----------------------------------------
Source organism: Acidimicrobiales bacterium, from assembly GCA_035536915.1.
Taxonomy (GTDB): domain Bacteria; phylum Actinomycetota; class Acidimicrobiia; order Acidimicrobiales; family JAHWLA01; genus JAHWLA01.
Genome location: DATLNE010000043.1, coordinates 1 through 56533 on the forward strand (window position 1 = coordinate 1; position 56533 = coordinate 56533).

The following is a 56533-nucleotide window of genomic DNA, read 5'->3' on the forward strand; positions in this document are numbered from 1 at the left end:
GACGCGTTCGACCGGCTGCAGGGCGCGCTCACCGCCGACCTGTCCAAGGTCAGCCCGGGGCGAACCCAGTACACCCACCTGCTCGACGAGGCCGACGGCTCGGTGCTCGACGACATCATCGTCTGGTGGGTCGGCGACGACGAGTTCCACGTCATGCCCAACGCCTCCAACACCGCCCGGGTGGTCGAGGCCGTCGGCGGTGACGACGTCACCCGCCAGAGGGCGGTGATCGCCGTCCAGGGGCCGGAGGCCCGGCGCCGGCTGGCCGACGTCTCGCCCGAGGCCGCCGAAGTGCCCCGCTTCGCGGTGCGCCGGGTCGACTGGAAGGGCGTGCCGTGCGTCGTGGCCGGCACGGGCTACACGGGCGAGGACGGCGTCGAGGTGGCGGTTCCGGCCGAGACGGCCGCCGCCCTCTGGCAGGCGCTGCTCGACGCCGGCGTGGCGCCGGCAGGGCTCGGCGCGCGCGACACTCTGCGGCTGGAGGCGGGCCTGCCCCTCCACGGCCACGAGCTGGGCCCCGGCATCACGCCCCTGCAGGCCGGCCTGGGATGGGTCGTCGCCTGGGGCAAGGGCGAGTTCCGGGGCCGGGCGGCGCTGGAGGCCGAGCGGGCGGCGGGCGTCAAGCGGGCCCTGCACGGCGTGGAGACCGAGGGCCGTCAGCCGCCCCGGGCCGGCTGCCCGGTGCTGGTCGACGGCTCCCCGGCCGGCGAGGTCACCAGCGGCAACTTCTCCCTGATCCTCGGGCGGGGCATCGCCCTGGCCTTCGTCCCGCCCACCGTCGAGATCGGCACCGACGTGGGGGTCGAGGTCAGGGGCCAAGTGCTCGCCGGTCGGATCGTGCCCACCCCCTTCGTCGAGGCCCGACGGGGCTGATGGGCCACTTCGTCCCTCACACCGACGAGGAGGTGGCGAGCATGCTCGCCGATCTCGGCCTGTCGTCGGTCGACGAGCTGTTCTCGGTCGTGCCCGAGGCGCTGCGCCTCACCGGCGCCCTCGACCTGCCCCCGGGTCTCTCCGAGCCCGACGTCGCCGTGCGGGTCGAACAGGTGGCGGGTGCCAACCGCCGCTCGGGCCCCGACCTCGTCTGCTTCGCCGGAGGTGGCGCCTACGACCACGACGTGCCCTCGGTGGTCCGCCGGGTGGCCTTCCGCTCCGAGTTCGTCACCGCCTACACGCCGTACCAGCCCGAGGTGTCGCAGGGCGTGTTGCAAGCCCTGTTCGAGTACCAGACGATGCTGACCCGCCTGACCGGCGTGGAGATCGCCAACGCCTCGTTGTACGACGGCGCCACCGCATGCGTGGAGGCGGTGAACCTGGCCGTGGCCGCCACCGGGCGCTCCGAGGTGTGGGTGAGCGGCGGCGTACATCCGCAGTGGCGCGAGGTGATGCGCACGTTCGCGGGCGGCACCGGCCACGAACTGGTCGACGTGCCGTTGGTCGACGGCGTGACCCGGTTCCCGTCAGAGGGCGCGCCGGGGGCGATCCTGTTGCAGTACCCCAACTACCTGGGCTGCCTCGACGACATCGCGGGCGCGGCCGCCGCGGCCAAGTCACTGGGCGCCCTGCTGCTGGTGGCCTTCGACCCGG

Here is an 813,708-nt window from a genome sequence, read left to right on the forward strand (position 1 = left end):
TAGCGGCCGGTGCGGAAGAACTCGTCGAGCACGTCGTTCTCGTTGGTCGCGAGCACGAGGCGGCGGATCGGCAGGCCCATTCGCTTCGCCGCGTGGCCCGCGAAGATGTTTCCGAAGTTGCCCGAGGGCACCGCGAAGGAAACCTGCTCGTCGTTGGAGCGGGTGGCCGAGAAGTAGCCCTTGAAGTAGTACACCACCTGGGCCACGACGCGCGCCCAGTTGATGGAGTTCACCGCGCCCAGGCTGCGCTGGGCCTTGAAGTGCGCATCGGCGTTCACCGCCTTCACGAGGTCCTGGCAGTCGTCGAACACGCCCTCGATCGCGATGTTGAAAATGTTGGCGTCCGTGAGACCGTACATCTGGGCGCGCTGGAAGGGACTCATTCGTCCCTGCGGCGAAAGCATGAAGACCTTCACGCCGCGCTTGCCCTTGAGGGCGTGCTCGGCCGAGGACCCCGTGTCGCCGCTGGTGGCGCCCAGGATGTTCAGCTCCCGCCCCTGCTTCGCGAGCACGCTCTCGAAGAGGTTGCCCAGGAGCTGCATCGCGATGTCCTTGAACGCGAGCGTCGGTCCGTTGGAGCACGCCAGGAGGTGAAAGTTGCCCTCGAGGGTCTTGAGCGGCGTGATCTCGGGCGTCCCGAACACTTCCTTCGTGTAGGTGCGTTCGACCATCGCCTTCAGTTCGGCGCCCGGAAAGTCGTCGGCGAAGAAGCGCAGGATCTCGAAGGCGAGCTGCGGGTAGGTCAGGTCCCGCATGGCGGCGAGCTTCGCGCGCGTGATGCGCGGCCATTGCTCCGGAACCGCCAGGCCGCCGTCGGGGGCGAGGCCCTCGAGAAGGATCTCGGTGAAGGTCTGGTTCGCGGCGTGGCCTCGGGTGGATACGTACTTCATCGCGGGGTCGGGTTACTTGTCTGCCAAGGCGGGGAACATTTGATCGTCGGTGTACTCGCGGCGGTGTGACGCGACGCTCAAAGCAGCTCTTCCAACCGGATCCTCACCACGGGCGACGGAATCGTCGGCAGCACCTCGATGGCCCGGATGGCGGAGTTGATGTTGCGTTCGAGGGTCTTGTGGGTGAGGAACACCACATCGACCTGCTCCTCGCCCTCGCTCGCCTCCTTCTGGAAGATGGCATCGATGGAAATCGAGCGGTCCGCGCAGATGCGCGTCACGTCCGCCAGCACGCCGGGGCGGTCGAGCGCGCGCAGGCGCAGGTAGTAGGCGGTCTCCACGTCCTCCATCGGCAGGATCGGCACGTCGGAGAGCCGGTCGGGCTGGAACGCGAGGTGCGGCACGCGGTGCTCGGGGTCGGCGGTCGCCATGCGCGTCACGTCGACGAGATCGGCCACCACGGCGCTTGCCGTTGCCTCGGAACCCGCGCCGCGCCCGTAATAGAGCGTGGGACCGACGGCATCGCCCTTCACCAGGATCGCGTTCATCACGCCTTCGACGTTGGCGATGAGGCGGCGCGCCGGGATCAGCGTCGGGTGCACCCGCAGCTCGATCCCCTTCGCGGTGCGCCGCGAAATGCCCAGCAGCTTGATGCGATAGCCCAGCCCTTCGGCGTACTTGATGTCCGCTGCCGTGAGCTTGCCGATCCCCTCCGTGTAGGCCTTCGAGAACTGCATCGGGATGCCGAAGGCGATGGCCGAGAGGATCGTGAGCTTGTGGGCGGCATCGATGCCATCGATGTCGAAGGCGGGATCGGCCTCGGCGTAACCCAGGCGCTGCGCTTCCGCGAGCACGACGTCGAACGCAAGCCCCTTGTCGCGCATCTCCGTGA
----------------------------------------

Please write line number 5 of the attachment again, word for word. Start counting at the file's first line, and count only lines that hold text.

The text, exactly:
GACGCGTTCGACCGGCTGCAGGGCGCGCTCACCGCCGACCTGTCCAAGGTCAGCCCGGGGCGAACCCAGTACACCCACCTGCTCGACGAGGCCGACGGCTCGGTGCTCGACGACATCATCGTCTGGTGGGTCGGCGACGACGAGTTCCACGTCATGCCCAACGCCTCCAACACCGCCCGGGTGGTCGAGGCCGTCGGCGGTGACGACGTCACCCGCCAGAGGGCGGTGATCGCCGTCCAGGGGCCGGAGGCCCGGCGCCGGCTGGCCGACGTCTCGCCCGAGGCCGCCGAAGTGCCCCGCTTCGCGGTGCGCCGGGTCGACTGGAAGGGCGTGCCGTGCGTCGTGGCCGGCACGGGCTACACGGGCGAGGACGGCGTCGAGGTGGCGGTTCCGGCCGAGACGGCCGCCGCCCTCTGGCAGGCGCTGCTCGACGCCGGCGTGGCGCCGGCAGGGCTCGGCGCGCGCGACACTCTGCGGCTGGAGGCGGGCCTGCCCCTCCACGGCCACGAGCTGGGCCCCGGCATCACGCCCCTGCAGGCCGGCCTGGGATGGGTCGTCGCCTGGGGCAAGGGCGAGTTCCGGGGCCGGGCGGCGCTGGAGGCCGAGCGGGCGGCGGGCGTCAAGCGGGCCCTGCACGGCGTGGAGACCGAGGGCCGTCAGCCGCCCCGGGCCGGCTGCCCGGTGCTGGTCGACGGCTCCCCGGCCGGCGAGGTCACCAGCGGCAACTTCTCCCTGATCCTCGGGCGGGGCATCGCCCTGGCCTTCGTCCCGCCCACCGTCGAGATCGGCACCGACGTGGGGGTCGAGGTCAGGGGCCAAGTGCTCGCCGGTCGGATCGTGCCCACCCCCTTCGTCGAGGCCCGACGGGGCTGATGGGCCACTTCGTCCCTCACACCGACGAGGAGGTGGCGAGCATGCTCGCCGATCTCGGCCTGTCGTCGGTCGACGAGCTGTTCTCGGTCGTGCCCGAGGCGCTGCGCCTCACCGGCGCCCTCGACCTGCCCCCGGGTCTCTCCGAGCCCGACGTCGCCGTGCGGGTCGAACAGGTGGCGGGTGCCAACCGCCGCTCGGGCCCCGACCTCGTCTGCTTCGCCGGAGGTGGCGCCTACGACCACGACGTGCCCTCGGTGGTCCGCCGGGTGGCCTTCCGCTCCGAGTTCGTCACCGCCTACACGCCGTACCAGCCCGAGGTGTCGCAGGGCGTGTTGCAAGCCCTGTTCGAGTACCAGACGATGCTGACCCGCCTGACCGGCGTGGAGATCGCCAACGCCTCGTTGTACGACGGCGCCACCGCATGCGTGGAGGCGGTGAACCTGGCCGTGGCCGCCACCGGGCGCTCCGAGGTGTGGGTGAGCGGCGGCGTACATCCGCAGTGGCGCGAGGTGATGCGCACGTTCGCGGGCGGCACCGGCCACGAACTGGTCGACGTGCCGTTGGTCGACGGCGTGACCCGGTTCCCGTCAGAGGGCGCGCCGGGGGCGATCCTGTTGCAGTACCCCAACTACCTGGGCTGCCTCGACGACATCGCGGGCGCGGCCGCCGCGGCCAAGTCACTGGGCGCCCTGCTGCTGGTGGCCTTCGACCCGG